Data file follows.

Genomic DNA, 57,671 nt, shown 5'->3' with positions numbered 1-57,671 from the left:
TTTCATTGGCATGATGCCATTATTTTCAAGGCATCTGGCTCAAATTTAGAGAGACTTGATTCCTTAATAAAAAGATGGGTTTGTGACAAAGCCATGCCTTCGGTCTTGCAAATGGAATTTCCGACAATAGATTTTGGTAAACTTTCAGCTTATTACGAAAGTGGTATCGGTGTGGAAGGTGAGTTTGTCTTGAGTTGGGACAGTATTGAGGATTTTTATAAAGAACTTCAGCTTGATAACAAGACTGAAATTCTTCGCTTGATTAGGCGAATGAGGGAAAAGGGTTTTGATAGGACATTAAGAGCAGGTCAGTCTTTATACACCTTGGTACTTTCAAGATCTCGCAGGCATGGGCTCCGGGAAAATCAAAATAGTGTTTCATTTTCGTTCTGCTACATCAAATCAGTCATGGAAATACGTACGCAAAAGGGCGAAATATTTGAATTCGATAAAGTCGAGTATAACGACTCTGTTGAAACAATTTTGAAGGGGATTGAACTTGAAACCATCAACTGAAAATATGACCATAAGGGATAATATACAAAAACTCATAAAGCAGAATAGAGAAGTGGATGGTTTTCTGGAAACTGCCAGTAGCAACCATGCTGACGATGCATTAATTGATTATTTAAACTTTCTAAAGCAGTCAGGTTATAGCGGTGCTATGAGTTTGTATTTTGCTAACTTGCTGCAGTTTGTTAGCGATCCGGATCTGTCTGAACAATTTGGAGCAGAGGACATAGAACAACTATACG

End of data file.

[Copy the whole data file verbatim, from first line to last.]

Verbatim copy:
Genomic DNA, 57,671 nt, shown 5'->3' with positions numbered 1-57,671 from the left:
TTTCATTGGCATGATGCCATTATTTTCAAGGCATCTGGCTCAAATTTAGAGAGACTTGATTCCTTAATAAAAAGATGGGTTTGTGACAAAGCCATGCCTTCGGTCTTGCAAATGGAATTTCCGACAATAGATTTTGGTAAACTTTCAGCTTATTACGAAAGTGGTATCGGTGTGGAAGGTGAGTTTGTCTTGAGTTGGGACAGTATTGAGGATTTTTATAAAGAACTTCAGCTTGATAACAAGACTGAAATTCTTCGCTTGATTAGGCGAATGAGGGAAAAGGGTTTTGATAGGACATTAAGAGCAGGTCAGTCTTTATACACCTTGGTACTTTCAAGATCTCGCAGGCATGGGCTCCGGGAAAATCAAAATAGTGTTTCATTTTCGTTCTGCTACATCAAATCAGTCATGGAAATACGTACGCAAAAGGGCGAAATATTTGAATTCGATAAAGTCGAGTATAACGACTCTGTTGAAACAATTTTGAAGGGGATTGAACTTGAAACCATCAACTGAAAATATGACCATAAGGGATAATATACAAAAACTCATAAAGCAGAATAGAGAAGTGGATGGTTTTCTGGAAACTGCCAGTAGCAACCATGCTGACGATGCATTAATTGATTATTTAAACTTTCTAAAGCAGTCAGGTTATAGCGGTGCTATGAGTTTGTATTTTGCTAACTTGCTGCAGTTTGTTAGCGATCCGGATCTGTCTGAACAATTTGGAGCAGAGGACATAGAACAACTATACG